|With a skiff of snow on the ground this week, and not much promise currently for more to come, concerns mount regarding moisture content available to the agricultural health of the Valley. In a statement last week, the National Weather Service’s drought monitoring service issued a statement under the heading “Moderate to Severe Drought Expands Across Southern Colorado.”
Among other things, the release noted “After a relatively wet late Summer and early Fall, especially across southeastern Colorado, a very warm and dry late Fall and early Winter has brought on moderate to severe drought conditions to much of the area…The latest US Drought Monitor has introduced severe drought conditions to Mineral County, as well as extreme southwestern portions of Saguache County, Western portions of Rio Grande County and extreme northwestern portions of Conejos County.
“Moderate drought conditions have expanded across most of the rest of south central and southeast Colorado including the rest of Saguache, Rio Grande and Conejos counties, as well as Alamosa County, Custer County and Costilla County.” Moderate drought continues for the remaining counties in the region, including El Paso, Fremont, and Huerfano.
SNOTEL data from South Colony at 10,800 feet elevation indicates that the snow water equivalency as of last Tuesday was 2.2 inches, far below the 30 year median on that date of 9.6 inches. This data, along with other collecting points along the Arkansas headwaters, contribute to the estimates of soil moisture in the area running well below average percentiles.
Local rancher Mike Shields points out that “‘Drought’ is one of the worst words to hear and one of the worst things that can happen in agriculture; we cannot do without water.” Shields, like other ranchers in the Valley, keeps his eyes on weather patterns and predictions, and hopes that “we still have time to pull out of this with a big snow.” The current La Nina upper air flow, though weak, continues to affect our high desert area with dryness; he also hopes that the expected dramatic end to this pattern around March 1 comes to pass. “We’ll be in a lot of trouble,” Shields notes, “if that snow does not come in the spring…There’s not much we can do in anticipation; you don’t really ‘manage’ a drought…we hang on and survive.”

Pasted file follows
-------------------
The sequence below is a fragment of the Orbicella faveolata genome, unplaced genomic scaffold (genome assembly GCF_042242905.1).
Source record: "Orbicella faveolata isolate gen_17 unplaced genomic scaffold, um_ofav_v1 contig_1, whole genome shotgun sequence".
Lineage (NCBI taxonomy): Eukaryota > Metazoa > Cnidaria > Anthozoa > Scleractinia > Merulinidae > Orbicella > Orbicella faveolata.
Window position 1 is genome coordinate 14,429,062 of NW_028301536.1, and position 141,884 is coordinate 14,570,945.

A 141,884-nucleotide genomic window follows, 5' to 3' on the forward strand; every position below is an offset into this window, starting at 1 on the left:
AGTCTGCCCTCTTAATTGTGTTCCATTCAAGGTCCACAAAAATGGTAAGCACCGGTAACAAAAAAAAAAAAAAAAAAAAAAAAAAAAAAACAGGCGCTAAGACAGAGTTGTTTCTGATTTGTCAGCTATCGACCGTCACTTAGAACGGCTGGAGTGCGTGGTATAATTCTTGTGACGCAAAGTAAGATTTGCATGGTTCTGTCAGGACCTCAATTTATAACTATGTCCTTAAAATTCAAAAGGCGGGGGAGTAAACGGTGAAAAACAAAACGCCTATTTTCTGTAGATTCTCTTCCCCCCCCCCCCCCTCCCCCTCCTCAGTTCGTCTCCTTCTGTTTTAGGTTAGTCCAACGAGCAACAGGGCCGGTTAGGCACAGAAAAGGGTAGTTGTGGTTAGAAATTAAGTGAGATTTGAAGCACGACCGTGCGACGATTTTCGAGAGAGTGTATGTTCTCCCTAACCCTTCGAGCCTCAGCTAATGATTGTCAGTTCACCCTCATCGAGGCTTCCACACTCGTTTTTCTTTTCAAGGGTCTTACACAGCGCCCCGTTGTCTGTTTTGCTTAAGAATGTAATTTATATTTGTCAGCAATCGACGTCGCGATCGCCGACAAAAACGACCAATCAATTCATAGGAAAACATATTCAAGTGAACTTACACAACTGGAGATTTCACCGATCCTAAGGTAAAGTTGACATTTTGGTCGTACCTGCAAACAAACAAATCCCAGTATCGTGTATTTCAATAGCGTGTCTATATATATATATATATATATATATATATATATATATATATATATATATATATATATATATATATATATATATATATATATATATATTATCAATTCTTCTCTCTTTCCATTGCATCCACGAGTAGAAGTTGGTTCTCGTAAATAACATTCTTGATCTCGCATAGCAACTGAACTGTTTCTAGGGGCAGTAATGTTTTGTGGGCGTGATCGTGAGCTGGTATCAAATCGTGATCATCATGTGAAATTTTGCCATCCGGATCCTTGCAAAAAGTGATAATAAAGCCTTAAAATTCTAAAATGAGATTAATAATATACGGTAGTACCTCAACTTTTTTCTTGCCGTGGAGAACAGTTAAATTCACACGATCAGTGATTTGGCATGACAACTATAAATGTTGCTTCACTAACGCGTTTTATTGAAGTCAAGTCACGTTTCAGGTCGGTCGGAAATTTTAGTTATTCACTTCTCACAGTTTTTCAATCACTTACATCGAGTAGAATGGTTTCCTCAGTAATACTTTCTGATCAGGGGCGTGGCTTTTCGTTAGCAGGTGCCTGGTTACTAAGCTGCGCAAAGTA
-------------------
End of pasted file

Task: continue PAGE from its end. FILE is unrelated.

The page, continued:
Kyle Mozley, Pueblo based National Weather Service meteorologist, confirmed what Shields is looking towards for relief. “Yes, we’re in the La Nina pattern,” Mozley says, “which favors the central and northern mountains here; we’re on the drier side of the effect.” He states that the pattern is peaking right now, and has not been a strong event. What has been affecting the area though has been Artic air oscillations, creating a northwesterly flow that “shadows out our southern mountains.” However, just as Shields and other ranchers anticipate, the La Nina impact should be breaking down in March and April, creating a more neutral phase in weather patterns. “We should do a little bit better,” Mozley claims, “but we are so far behind we don’t know how much we need to make up.” The longer range view is that there are better chances for the “make up” in the spring months, but the details of that are too far out for any predictability right now. “The pattern does tend to favor precipitation though,” Mozley assures us.
Nonetheless, the current drop off in snow and rainfall, in some nearby areas of as much as to only 10 to 20 percent of average snow water equivalency available, remains unsettling. Certainly this week’s snowfall, and perhaps the rains predicted for the coming weekend, are not enough to make a difference immediately. We in the Valley are most likely exactly in the same spot meteorologist Mozley is, when he laments, “Whether the spring snows fall sufficiently, whether it happens or not, simply remains to be seen.”
– W.A. Ewing